In the external sphere, Modi’s primary challenge would be in dealing with Pakistan. In response to Pakistan-linked terrorist attacks in India, the Modi government over the last couple of years had embarked on a policy of eschewing any engagement with Pakistan, while proactively lobbying to isolate the country internationally over its use of terrorism as a State policy. Modi continued to adopt a hard and aggressive outlook towards Pakistan in his campaign speeches in the run up to the 2019 elections. A volte-face post his resounding electoral victory runs the risk of being interpreted as weakness by sections of Modi’s supporters. The imperative of engaging Pakistan in the quest to find a lasting solution to the Jammu & Kashmir issue would, however, not be lost on Modi and his key advisers as he embarks on his second term. Filling the political vacuum in Jammu & Kashmir by holding state elections, and winning the trust of the people of the state who are jittery over the BJP’s pledges made during the election campaign to annul Article 35-A and Article 370 of the Indian Constitution, which accord a special status to Jammu & Kashmir, should also figure among the new government’s priorities.
Just two days after his electoral success, Modi acknowledged another major challenge that confronts his new government and indicated his preferred method for overcoming it. The religious minorities in India comprising Muslims, Christians, Sikhs and Buddhists, among several others, would have found comfort and reassurance in Modi’s address on 25 May to the NDA’s newly-elected lawmakers in the central hall of the Indian Parliament. Modi said, “Minorities have been made to live in fear by those who believe in vote-bank politics… We have to end this deception and take everyone along. Sabka Saath, Sabka Vikas (together with all, development for all) and now, Sabka Vishwas (trust for all) is our mantra”.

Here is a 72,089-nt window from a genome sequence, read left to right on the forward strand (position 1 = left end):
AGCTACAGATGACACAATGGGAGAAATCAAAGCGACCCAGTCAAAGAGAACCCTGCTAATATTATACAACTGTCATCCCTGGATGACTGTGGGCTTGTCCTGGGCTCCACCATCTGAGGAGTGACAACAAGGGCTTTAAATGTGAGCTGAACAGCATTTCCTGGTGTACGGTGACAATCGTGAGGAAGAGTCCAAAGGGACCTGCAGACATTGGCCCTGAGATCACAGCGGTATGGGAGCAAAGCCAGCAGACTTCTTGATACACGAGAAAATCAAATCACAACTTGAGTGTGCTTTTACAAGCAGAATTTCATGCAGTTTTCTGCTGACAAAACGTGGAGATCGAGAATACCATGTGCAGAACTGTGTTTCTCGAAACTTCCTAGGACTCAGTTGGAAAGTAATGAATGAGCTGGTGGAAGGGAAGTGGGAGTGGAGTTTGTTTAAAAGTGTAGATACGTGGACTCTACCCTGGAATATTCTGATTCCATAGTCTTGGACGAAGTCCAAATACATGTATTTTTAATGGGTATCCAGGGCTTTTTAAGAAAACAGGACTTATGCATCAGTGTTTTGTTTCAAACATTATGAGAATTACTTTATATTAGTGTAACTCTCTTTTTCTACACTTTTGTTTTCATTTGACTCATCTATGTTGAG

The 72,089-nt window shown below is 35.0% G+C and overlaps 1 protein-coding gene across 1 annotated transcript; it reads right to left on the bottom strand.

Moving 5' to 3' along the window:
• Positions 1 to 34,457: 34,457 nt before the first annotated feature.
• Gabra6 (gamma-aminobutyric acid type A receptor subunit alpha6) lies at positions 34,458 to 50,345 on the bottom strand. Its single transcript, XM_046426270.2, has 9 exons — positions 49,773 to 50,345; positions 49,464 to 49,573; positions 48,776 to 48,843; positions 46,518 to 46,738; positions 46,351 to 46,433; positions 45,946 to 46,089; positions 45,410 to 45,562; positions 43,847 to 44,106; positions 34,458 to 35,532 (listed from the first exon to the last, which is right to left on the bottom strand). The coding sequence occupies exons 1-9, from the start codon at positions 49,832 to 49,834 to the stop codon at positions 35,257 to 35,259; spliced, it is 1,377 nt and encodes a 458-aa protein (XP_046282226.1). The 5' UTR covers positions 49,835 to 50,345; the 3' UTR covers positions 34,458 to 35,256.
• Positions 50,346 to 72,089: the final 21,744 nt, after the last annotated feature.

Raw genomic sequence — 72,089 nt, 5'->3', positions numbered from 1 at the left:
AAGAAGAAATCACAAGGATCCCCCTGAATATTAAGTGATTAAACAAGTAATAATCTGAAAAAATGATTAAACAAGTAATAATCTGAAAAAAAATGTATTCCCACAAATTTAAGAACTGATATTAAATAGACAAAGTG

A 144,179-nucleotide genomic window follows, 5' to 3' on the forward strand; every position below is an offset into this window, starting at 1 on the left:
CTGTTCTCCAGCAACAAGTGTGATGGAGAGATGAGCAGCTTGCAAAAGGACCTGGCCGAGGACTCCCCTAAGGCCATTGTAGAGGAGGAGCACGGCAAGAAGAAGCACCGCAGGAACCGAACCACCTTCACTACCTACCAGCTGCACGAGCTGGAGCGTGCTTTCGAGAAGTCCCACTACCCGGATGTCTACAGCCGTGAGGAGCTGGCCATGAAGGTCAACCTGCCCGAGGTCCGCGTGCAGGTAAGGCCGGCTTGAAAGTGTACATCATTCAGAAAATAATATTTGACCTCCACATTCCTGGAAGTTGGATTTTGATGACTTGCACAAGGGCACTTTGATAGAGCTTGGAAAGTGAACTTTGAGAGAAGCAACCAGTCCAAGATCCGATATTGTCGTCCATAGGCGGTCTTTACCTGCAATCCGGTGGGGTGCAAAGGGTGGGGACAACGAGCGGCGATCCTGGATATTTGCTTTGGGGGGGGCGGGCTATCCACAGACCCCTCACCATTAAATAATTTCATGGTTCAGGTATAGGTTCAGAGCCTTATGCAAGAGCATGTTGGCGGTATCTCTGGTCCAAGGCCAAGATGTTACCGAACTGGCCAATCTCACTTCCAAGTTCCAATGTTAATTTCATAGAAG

Modi’s victory in the 2019 General Elections had not appeared to be assured when campaigning began in April. However, the overwhelming mandate for Modi that was unveiled when the ballots were counted on 23 May suggests that Indian politics has been changed irrevocably. In what was essentially a referendum on Modi and his vision, the Indian electorate has unambiguously declared its preference for a strong and decisive leadership, as personified in Modi and his policy of muscular nationalism. Other issues, whether economic or social, that in any other Indian election could have moved votes into the opposition camp, were pushed into the background and ignored by voters as there simply did not appear to be a leader on the political horizon who could match Modi’s appeal and zeal.